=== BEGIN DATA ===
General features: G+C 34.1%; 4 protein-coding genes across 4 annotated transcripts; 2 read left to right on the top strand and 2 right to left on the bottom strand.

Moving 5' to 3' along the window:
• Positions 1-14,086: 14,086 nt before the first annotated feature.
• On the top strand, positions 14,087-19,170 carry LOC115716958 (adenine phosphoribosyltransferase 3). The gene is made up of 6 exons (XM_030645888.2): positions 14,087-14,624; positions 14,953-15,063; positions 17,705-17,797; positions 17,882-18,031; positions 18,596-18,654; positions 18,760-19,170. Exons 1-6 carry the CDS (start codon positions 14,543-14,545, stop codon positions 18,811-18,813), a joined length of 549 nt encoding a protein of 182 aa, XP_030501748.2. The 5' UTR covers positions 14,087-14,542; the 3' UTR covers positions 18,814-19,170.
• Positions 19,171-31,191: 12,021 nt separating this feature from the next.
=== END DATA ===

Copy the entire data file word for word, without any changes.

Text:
General features: G+C 34.1%; 4 protein-coding genes across 4 annotated transcripts; 2 read left to right on the top strand and 2 right to left on the bottom strand.

Moving 5' to 3' along the window:
• Positions 1-14,086: 14,086 nt before the first annotated feature.
• On the top strand, positions 14,087-19,170 carry LOC115716958 (adenine phosphoribosyltransferase 3). The gene is made up of 6 exons (XM_030645888.2): positions 14,087-14,624; positions 14,953-15,063; positions 17,705-17,797; positions 17,882-18,031; positions 18,596-18,654; positions 18,760-19,170. Exons 1-6 carry the CDS (start codon positions 14,543-14,545, stop codon positions 18,811-18,813), a joined length of 549 nt encoding a protein of 182 aa, XP_030501748.2. The 5' UTR covers positions 14,087-14,542; the 3' UTR covers positions 18,814-19,170.
• Positions 19,171-31,191: 12,021 nt separating this feature from the next.